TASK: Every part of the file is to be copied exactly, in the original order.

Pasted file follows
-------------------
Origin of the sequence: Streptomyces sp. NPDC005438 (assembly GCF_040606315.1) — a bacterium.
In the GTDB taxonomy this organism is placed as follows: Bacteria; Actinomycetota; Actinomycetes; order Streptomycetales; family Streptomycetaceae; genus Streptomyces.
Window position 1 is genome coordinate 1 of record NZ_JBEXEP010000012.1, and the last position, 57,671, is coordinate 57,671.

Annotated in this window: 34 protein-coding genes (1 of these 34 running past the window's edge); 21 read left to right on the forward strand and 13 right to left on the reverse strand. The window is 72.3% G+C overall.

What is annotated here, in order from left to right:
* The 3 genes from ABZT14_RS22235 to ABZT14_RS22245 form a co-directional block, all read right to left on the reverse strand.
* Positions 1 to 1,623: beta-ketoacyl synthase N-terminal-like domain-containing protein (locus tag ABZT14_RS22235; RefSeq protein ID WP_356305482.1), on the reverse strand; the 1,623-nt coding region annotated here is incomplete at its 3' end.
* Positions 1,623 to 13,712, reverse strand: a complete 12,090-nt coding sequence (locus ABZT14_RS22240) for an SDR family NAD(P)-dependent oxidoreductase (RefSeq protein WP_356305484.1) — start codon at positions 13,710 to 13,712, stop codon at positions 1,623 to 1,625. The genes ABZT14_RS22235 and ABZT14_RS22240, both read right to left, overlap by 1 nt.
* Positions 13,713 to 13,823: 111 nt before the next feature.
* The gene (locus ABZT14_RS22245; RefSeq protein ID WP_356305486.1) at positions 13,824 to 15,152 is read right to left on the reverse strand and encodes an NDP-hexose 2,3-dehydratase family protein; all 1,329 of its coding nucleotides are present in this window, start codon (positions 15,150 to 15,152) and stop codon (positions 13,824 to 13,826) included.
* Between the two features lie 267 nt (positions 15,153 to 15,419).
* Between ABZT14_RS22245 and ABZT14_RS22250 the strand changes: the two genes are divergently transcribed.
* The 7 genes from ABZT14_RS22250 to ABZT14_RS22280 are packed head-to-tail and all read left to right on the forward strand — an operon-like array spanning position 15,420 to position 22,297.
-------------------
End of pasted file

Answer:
Origin of the sequence: Streptomyces sp. NPDC005438 (assembly GCF_040606315.1) — a bacterium.
In the GTDB taxonomy this organism is placed as follows: Bacteria; Actinomycetota; Actinomycetes; order Streptomycetales; family Streptomycetaceae; genus Streptomyces.
Window position 1 is genome coordinate 1 of record NZ_JBEXEP010000012.1, and the last position, 57,671, is coordinate 57,671.

Annotated in this window: 34 protein-coding genes (1 of these 34 running past the window's edge); 21 read left to right on the forward strand and 13 right to left on the reverse strand. The window is 72.3% G+C overall.

What is annotated here, in order from left to right:
* The 3 genes from ABZT14_RS22235 to ABZT14_RS22245 form a co-directional block, all read right to left on the reverse strand.
* Positions 1 to 1,623: beta-ketoacyl synthase N-terminal-like domain-containing protein (locus tag ABZT14_RS22235; RefSeq protein ID WP_356305482.1), on the reverse strand; the 1,623-nt coding region annotated here is incomplete at its 3' end.
* Positions 1,623 to 13,712, reverse strand: a complete 12,090-nt coding sequence (locus ABZT14_RS22240) for an SDR family NAD(P)-dependent oxidoreductase (RefSeq protein WP_356305484.1) — start codon at positions 13,710 to 13,712, stop codon at positions 1,623 to 1,625. The genes ABZT14_RS22235 and ABZT14_RS22240, both read right to left, overlap by 1 nt.
* Positions 13,713 to 13,823: 111 nt before the next feature.
* The gene (locus ABZT14_RS22245; RefSeq protein ID WP_356305486.1) at positions 13,824 to 15,152 is read right to left on the reverse strand and encodes an NDP-hexose 2,3-dehydratase family protein; all 1,329 of its coding nucleotides are present in this window, start codon (positions 15,150 to 15,152) and stop codon (positions 13,824 to 13,826) included.
* Between the two features lie 267 nt (positions 15,153 to 15,419).
* Between ABZT14_RS22245 and ABZT14_RS22250 the strand changes: the two genes are divergently transcribed.
* The 7 genes from ABZT14_RS22250 to ABZT14_RS22280 are packed head-to-tail and all read left to right on the forward strand — an operon-like array spanning position 15,420 to position 22,297.